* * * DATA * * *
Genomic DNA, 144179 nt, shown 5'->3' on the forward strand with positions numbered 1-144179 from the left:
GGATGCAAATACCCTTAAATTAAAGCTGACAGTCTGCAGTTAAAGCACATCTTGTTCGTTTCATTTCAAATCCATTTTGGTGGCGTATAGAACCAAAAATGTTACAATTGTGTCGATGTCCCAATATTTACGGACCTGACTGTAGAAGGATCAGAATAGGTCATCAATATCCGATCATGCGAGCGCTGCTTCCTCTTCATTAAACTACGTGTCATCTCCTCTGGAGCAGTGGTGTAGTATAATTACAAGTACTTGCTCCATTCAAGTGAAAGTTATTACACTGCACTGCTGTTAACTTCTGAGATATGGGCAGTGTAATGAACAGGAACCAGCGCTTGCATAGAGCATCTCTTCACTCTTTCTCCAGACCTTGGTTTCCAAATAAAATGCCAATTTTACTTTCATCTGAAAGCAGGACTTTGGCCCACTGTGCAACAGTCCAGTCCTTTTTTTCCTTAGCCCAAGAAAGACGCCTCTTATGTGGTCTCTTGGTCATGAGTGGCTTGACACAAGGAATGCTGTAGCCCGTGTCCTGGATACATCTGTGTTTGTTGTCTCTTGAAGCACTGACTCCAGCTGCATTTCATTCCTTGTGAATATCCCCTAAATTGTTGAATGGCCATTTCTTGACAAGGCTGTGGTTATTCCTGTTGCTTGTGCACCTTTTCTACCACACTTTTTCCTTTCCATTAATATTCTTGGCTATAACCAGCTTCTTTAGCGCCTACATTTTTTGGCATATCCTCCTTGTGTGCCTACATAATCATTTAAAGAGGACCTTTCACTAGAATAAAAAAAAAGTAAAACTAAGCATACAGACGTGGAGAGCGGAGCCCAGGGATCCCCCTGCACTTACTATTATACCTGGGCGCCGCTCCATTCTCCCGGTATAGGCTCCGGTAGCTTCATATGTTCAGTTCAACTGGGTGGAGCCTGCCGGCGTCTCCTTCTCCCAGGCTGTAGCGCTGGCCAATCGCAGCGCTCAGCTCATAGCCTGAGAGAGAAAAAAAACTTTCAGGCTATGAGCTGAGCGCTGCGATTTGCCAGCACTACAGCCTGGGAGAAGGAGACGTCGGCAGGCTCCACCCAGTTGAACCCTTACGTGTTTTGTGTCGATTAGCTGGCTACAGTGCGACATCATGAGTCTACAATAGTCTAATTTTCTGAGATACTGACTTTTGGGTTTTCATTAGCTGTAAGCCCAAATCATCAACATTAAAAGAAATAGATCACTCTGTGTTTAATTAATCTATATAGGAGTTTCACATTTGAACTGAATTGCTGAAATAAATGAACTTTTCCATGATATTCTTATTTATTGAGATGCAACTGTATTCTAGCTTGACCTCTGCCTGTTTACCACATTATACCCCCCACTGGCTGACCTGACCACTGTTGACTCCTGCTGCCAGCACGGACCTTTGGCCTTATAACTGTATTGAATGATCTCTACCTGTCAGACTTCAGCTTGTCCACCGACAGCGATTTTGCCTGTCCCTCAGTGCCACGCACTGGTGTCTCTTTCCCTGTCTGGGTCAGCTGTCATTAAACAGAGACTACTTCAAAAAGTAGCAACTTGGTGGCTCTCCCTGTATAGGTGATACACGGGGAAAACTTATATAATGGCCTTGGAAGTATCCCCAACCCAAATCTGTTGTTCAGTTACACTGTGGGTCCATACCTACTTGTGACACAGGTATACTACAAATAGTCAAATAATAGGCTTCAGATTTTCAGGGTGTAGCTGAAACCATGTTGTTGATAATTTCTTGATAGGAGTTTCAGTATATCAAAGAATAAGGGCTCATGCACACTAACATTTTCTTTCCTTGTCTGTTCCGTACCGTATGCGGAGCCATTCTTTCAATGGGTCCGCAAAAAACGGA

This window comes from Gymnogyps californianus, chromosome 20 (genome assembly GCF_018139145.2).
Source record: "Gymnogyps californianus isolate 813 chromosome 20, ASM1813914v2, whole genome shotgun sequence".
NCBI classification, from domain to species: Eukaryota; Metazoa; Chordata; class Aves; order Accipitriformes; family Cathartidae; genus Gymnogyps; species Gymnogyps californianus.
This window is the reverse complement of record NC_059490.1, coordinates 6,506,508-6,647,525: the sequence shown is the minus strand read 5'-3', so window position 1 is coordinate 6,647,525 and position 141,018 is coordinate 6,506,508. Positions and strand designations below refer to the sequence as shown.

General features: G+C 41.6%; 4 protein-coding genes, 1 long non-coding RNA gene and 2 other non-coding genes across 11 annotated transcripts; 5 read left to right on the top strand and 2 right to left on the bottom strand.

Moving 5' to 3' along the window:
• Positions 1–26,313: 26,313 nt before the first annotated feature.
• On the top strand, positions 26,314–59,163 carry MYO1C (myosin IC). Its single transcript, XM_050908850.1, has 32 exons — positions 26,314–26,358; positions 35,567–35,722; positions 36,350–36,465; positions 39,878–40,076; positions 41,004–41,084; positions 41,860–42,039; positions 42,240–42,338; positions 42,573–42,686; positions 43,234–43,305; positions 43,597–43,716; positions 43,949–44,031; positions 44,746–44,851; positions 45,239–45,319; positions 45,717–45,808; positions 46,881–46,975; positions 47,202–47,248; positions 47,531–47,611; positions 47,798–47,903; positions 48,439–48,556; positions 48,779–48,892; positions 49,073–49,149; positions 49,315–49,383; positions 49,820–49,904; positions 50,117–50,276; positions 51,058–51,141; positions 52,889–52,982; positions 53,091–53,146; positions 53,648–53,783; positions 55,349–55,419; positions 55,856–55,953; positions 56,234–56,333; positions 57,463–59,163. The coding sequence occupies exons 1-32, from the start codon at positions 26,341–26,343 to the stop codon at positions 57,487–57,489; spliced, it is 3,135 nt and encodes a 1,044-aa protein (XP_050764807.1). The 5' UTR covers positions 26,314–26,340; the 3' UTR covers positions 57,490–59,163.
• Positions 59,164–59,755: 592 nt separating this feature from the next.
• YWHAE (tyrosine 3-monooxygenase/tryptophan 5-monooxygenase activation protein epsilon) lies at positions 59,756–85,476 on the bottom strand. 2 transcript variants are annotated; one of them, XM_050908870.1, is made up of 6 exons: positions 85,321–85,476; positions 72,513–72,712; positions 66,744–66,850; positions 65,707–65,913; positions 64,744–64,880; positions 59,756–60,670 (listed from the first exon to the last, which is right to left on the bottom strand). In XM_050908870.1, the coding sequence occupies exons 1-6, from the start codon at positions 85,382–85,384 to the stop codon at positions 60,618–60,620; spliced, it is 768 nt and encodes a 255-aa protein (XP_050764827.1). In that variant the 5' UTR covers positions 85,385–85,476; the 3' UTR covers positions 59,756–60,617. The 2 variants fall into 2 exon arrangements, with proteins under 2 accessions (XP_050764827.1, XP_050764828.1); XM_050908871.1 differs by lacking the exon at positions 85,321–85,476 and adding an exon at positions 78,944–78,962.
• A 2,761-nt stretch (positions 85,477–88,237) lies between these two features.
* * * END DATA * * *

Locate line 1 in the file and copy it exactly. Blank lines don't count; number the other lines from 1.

Genomic DNA, 144179 nt, shown 5'->3' on the forward strand with positions numbered 1-144179 from the left: